Initially, there was opposition to the rebuilding works from “the enemies of Judah and Benjamin” (Ezra 4:1–16), and with intervention from King Artaxerxes, work on the temple ceased (Ezra 4:17–24). The narrative in Ezra reports that “the prophets, Haggai and Zechariah son of Iddo, prophesied to the Jews who were in Judah and Jerusalem, in the name of the God of Israel who was over them” (Ezra 5:1), and work on restoring the temple recommenced (Ezra 5:2).
Further opposition emerged (Ezra 5:3–17), resulting in intervention from King Darius that decreed “let the house be rebuilt … let the Governor of the Jews and the elders of the Jews rebuild this house of God on its site … let it be done with all diligence” (Ezra 6:1–12).
The end result is that the prophets of the Lord and the rulers of the Persian Empire together ensure that the temple is restored: “So the elders of the Jews built and prospered, through the prophesying of the prophet Haggai and Zechariah son of Iddo. They finished their building by command of the God of Israel and by decree of Cyrus, Darius, and King Artaxerxes of Persia” (Ezra 6:14).
What is it, then, that Haggai says to the people? His prophetic words are nestled within a relatively brief narrative telling of this return to Jerusalem; they were delivered over a short period of time from “the second year of King Darius, in the sixth month, on the first day of the month” (Hag 1:1) until “the twenty-fourth day of the ninth month, in the second year of Darius” (Hag 2:10, 20).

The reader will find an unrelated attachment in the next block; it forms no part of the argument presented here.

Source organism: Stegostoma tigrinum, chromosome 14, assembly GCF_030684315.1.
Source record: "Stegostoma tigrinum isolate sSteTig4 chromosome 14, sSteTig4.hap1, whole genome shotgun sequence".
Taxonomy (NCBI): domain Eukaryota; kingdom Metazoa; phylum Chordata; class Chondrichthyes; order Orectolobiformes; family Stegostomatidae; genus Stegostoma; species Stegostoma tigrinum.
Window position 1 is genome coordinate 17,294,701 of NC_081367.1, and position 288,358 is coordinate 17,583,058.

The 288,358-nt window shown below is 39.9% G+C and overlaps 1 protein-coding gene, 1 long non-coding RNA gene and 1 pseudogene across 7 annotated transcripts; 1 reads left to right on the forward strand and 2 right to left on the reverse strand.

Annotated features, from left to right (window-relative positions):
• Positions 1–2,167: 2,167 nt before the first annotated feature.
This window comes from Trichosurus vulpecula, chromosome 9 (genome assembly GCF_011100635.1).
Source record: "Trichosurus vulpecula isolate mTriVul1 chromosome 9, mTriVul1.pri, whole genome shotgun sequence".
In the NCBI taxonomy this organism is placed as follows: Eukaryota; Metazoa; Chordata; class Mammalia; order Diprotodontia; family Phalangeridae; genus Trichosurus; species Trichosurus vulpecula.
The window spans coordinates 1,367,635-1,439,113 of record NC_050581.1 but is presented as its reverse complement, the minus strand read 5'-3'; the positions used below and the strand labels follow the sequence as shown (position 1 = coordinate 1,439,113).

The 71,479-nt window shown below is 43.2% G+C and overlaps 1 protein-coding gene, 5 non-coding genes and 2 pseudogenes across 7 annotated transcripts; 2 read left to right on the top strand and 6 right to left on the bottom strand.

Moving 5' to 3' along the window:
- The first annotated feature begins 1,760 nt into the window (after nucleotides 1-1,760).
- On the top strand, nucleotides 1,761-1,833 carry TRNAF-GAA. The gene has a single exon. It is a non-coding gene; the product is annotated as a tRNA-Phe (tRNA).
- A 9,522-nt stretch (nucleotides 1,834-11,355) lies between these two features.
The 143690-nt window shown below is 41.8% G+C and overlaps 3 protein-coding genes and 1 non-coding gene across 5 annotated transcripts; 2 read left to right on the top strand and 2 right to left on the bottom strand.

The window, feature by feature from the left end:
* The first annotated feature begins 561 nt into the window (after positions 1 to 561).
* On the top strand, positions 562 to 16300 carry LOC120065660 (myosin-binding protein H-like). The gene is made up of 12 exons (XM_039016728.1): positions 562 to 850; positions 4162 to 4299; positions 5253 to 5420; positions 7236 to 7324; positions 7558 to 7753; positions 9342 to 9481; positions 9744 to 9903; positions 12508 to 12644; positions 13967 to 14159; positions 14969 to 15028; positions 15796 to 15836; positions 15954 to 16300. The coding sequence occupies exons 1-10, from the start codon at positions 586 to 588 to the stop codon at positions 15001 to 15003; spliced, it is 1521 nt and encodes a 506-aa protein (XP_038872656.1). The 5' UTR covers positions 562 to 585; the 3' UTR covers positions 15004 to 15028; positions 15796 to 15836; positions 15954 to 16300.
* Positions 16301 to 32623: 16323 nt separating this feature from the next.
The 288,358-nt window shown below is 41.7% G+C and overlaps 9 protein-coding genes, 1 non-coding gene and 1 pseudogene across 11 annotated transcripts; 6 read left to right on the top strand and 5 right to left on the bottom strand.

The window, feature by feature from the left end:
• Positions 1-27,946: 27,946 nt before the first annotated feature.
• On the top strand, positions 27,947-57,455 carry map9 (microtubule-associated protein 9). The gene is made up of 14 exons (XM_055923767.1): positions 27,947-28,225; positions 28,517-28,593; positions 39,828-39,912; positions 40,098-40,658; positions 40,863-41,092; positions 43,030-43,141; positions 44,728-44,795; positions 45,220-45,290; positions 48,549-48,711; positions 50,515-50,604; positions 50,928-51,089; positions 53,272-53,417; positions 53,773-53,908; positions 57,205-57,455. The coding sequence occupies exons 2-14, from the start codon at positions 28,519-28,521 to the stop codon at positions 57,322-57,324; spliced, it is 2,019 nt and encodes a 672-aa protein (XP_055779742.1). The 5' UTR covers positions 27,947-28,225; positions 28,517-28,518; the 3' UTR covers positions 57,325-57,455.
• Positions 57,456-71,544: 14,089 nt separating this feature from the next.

In the course of those three months, Haggai condemns the people for failing to rebuild the ruined temple while people live in “paneled houses” (1:4) and encourages the people to “go up to the hills and bring wood and build the house” (1:8). In the oracle offered by the lectionary this coming Sunday (1:15b—2:9), Haggai declares that “the latter splendour of this house shall be greater than the former, says the Lord of hosts; and in this place I will give prosperity, says the Lord of hosts” (2:9).
“I am with you, says the Lord of hosts”, the prophet affirms, “according to the promise that I made you when you came out of Egypt; my spirit abides among you; do not fear” (Hag 2:4–5). The prophet offers a word of hope to a people who have suffered and who are anxious about what the future may hold for them.
Haggai then goes on to relay an ominous word of the Lord: “I am about to shake the heavens and the earth, and to overthrow the throne of kingdoms; I am about to destroy the strength of the kingdoms of the nations, and overthrow the chariots and their riders; and the horses and their riders shall fall, every one by the sword of a comrade” (2:21–22).
Yet this short book ends with a positive note for the future, promising to make Zerubbabel, who led the first wave of exiles to return to Judah, “like a signet ring, for I have chosen you” (2:23). It is undoubtedly with this motif of hope that the selected passage has been chosen for the lectionary, as we come to the final Sundays after Pentecost at the end of Year C in the cycle of seasons. It leads well into the vision of “new heavens and a new earth” that we will read the following Sunday (Isa 65:17).